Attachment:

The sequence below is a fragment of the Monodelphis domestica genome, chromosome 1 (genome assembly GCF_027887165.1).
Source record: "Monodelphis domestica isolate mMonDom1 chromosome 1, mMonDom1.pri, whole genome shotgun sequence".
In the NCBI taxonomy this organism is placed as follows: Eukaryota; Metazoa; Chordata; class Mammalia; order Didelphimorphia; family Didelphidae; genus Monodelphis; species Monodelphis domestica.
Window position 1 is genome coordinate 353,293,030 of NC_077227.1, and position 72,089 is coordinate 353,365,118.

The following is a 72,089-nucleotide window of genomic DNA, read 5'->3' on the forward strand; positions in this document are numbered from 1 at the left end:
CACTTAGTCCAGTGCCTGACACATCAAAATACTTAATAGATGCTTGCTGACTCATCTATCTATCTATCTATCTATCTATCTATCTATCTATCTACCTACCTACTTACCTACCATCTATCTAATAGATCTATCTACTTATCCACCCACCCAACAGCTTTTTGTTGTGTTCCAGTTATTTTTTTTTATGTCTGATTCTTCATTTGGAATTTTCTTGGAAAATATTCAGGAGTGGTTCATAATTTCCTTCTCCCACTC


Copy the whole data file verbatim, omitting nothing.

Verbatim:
The sequence below is a fragment of the Monodelphis domestica genome, chromosome 1 (genome assembly GCF_027887165.1).
Source record: "Monodelphis domestica isolate mMonDom1 chromosome 1, mMonDom1.pri, whole genome shotgun sequence".
In the NCBI taxonomy this organism is placed as follows: Eukaryota; Metazoa; Chordata; class Mammalia; order Didelphimorphia; family Didelphidae; genus Monodelphis; species Monodelphis domestica.
Window position 1 is genome coordinate 353,293,030 of NC_077227.1, and position 72,089 is coordinate 353,365,118.

The following is a 72,089-nucleotide window of genomic DNA, read 5'->3' on the forward strand; positions in this document are numbered from 1 at the left end:
CACTTAGTCCAGTGCCTGACACATCAAAATACTTAATAGATGCTTGCTGACTCATCTATCTATCTATCTATCTATCTATCTATCTATCTATCTACCTACCTACTTACCTACCATCTATCTAATAGATCTATCTACTTATCCACCCACCCAACAGCTTTTTGTTGTGTTCCAGTTATTTTTTTTTATGTCTGATTCTTCATTTGGAATTTTCTTGGAAAATATTCAGGAGTGGTTCATAATTTCCTTCTCCCACTC